- As here I turn, I'll thank God, hastening,
- That the same goal is still on the same track.
- The gloom that breathes upon me with these airs
- Is like the drops which strike the traveller's brow
- Who knows not, darkling, if they bring him now
- Fresh storm, or be old rain the covert bears.
- Ah! bodes this hour some harvest of new tares,
- Or hath but memory of the day whose plough
- Sowed hunger once,—the night at length when
- O prayer found vain, didst fall from out my
- How prickly were the growths which yet how
10 Along the hedgerows of this journey shed,
- Lie by Time's grace till night and sleep may soothe!
- Even as the thistledown from pathsides dead
- Gleaned by a girl in autumns of her youth,
- Which one new year makes soft her marriage-bed.
- This sunlight shames November where he grieves
- In dead red leaves, and will not let him shun
- The day, though bough with bough be over-run.
- But with a blessing every glade receives
- High salutation; while from hillock-eaves
- The deer gaze calling, dappled white and dun,
- As if, being foresters of old, the sun
- Had marked them with the shade of forest-leaves.
- Here dawn to-day unveiled her magic glass;
10 Here noon now gives the thirst and takes the
- Till eve bring rest when other good things pass.
- And here the lost hours the lost hours renew
- While I still lead my shadow o'er the grass,
- Nor know, for longing, that which I should do.
- This feast-day of the sun, his altar there
- In the broad west has blazed for vesper-song;
- And I have loitered in the vale too long
- And gaze now a belated worshipper.
- Yet may I not forget that I was 'ware,
- So journeying, of his face at intervals
- Transfigured where the fringed horizon falls,—
- A fiery bush with coruscating hair.
- And now that I have climbed and won this height,
10 I must tread downward through the sloping shade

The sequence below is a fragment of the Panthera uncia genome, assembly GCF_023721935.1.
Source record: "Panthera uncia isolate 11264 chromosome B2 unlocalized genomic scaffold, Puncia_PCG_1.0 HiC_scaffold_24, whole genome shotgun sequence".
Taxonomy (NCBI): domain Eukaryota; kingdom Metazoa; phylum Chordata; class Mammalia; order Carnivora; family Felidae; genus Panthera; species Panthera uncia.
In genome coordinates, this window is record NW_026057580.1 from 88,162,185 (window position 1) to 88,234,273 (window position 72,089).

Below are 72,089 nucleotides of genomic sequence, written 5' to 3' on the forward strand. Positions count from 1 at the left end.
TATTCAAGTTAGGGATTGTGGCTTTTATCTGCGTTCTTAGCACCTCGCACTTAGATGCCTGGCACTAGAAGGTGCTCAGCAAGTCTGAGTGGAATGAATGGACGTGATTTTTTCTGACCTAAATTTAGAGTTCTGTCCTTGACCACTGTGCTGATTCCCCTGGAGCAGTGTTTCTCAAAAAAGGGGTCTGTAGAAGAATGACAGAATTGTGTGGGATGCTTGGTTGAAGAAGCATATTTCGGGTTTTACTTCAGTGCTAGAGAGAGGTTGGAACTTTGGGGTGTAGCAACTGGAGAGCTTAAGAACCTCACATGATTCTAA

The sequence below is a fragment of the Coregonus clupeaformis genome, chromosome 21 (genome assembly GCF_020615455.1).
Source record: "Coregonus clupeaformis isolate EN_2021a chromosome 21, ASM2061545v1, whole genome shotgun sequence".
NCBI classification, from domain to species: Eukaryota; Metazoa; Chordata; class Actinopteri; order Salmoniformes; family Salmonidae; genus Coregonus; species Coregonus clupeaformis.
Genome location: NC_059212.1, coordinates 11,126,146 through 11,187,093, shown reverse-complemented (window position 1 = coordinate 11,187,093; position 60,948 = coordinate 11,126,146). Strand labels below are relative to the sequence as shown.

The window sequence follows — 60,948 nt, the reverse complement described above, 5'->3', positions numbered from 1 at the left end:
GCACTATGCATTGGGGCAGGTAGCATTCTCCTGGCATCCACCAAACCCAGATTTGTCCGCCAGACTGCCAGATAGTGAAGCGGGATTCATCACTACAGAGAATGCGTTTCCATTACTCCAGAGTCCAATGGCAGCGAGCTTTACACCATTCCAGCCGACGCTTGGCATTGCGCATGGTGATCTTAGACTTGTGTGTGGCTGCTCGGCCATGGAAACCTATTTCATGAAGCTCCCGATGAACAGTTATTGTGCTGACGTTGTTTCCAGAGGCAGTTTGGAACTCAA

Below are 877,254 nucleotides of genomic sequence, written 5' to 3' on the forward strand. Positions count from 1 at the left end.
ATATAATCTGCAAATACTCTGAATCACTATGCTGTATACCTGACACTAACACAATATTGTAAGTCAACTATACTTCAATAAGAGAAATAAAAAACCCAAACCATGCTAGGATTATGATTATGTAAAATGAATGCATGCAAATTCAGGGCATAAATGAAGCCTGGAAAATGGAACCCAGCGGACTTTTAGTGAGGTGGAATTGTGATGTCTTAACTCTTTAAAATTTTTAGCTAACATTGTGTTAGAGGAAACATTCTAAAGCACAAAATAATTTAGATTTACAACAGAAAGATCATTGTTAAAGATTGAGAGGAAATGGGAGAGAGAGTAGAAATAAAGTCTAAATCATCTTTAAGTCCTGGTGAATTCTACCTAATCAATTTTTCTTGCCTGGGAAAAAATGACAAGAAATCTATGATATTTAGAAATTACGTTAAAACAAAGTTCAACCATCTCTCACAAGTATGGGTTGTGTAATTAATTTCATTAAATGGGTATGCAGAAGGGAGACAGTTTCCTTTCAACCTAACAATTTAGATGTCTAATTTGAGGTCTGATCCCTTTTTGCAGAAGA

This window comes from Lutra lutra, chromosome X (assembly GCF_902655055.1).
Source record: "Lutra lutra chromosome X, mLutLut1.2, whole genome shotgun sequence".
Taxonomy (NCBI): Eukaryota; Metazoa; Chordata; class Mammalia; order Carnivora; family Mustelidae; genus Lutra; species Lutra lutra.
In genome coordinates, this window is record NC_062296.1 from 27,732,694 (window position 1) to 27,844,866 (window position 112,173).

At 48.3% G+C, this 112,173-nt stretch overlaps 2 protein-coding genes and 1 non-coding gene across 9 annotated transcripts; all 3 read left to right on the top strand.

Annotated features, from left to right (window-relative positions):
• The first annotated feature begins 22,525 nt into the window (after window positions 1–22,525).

- And travel the bewildered tracks till night.
- Yet for this hour I still may here be stayed
- And see the gold air and the silver fade
- And the last bird fly into the last light.
- Eat thou and drink; to-morrow thou shalt die.
- Surely the earth, that's wise being very old,
- Needs not our help. Then loose me, love, and hold
- Thy sultry hair up from my face; that I
- May pour for thee this golden wine, brim-high,
- Till round the glass thy fingers glow like gold.
- We'll drown all hours: thy song, while hours are
- Shall leap, as fountains veil the changing sky.
- Now kiss, and think that there are really those,
10 My own high-bosomed beauty, who increase
- Vain gold, vain lore, and yet might choose our
- Through many years they toil; then on a day
- They die not,—for their life was death,—but cease;
- And round their narrow lips the mould falls close.
- Watch thou and fear; to-morrow thou shalt die.
- Or art thou sure thou shalt have time for death?
- Is not the day which God's word promiseth
- To come man knows not when? In yonder sky,
- Now while we speak, the sun speeds forth: can I
- Or thou assure him of his goal? God's breath
- Even at this moment haply quickeneth
- The air to a flame; till spirits, always nigh
- Though screened and hid, shall walk the daylight
10 And dost thou prate of all that man shall do?
- Canst thou, who hast but plagues, presume to
- Glad in his gladness that comes after thee?
his strength slay
thy worm in
Hell? Go to:
- Cover thy countenance, and watch, and fear.
- Think thou and act; to-morrow thou shalt die.
- Outstretched in the sun's warmth upon the shore,
- Thou say'st: “Man's measured path is all gone
- Up all his years, steeply, with strain and sigh,
- Man clomb until he touched the truth; and I,
- Even I, am he whom it was destined for.”